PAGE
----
, Volume 13, Issue 1, pp 57-59

Classification issues in women’s mental health: clinical utility and etiological mechanisms

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It is now well known that significant anatomical and functional differences exist between male and female brains (e.g., Becker et al. 2007). Many sex differences with respect to mental disorders also have long been noted. For example, compared to men, women show overall higher rates of mood and anxiety disorders; a later onset of illness for the severe and persistent disorders of schizophrenia and bipolar disorder, but no difference in overall prevalence; more rapid cycling in bipolar disorder; and lower overall rates of substance abuse but faster escalation to addiction (Becker and Hu 2008). For the most part, however, these differences have been considered in terms of such parametric aspects as age of onset, severity, and course, rather than any fundamental differences in the nature of the psychopathology or pathophysiology.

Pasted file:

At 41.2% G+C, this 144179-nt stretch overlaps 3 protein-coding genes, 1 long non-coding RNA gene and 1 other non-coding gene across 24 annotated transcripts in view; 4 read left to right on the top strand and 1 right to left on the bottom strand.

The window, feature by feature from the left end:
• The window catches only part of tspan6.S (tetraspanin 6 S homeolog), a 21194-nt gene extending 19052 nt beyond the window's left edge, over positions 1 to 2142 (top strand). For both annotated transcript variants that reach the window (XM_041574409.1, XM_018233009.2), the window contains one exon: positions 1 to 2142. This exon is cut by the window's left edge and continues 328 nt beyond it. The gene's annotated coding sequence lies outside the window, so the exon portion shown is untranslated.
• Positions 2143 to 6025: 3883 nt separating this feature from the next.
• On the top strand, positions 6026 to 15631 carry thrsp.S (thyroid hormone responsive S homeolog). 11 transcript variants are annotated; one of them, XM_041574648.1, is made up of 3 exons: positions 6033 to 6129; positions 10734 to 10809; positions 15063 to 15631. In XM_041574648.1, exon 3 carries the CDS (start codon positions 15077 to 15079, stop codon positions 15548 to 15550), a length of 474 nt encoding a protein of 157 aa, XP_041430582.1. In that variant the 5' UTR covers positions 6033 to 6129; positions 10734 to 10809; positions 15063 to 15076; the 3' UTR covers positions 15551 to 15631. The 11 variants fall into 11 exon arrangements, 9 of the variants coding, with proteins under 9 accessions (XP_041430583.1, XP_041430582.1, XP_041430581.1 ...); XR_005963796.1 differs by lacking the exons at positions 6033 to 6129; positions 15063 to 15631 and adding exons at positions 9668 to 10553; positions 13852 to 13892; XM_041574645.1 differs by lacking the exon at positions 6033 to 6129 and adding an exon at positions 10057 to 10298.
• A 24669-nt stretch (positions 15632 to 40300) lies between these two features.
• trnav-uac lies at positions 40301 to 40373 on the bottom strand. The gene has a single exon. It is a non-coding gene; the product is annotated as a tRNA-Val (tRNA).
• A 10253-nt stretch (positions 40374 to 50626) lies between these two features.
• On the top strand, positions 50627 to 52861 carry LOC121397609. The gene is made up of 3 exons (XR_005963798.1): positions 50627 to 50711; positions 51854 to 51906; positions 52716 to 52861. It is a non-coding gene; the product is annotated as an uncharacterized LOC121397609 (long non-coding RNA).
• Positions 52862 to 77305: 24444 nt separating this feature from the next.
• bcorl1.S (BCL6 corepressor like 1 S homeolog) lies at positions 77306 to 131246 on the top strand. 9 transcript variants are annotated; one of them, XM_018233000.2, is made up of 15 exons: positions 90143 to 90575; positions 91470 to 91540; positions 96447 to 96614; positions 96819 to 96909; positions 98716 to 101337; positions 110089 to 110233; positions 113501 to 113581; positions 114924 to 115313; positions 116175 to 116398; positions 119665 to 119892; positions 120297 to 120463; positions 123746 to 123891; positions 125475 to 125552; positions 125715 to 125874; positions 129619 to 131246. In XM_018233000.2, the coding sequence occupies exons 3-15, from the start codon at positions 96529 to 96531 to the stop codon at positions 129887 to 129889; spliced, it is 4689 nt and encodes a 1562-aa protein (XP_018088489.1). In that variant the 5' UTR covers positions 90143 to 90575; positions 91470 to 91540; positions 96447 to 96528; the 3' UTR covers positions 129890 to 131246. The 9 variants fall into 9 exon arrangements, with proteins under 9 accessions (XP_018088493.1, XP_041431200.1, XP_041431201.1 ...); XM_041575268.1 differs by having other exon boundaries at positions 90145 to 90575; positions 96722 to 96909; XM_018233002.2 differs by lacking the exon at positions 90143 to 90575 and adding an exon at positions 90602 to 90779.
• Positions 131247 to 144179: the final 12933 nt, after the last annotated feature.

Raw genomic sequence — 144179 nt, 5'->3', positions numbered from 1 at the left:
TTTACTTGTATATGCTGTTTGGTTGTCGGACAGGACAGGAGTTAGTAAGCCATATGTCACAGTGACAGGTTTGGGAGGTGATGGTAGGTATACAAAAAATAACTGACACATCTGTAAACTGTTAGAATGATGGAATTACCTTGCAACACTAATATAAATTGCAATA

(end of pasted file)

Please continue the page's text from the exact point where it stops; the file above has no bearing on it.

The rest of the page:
A major exception to this view has come from disorders, or features of disorders, that are unique to women—those related to the menstrual cycle, pregnancy and chi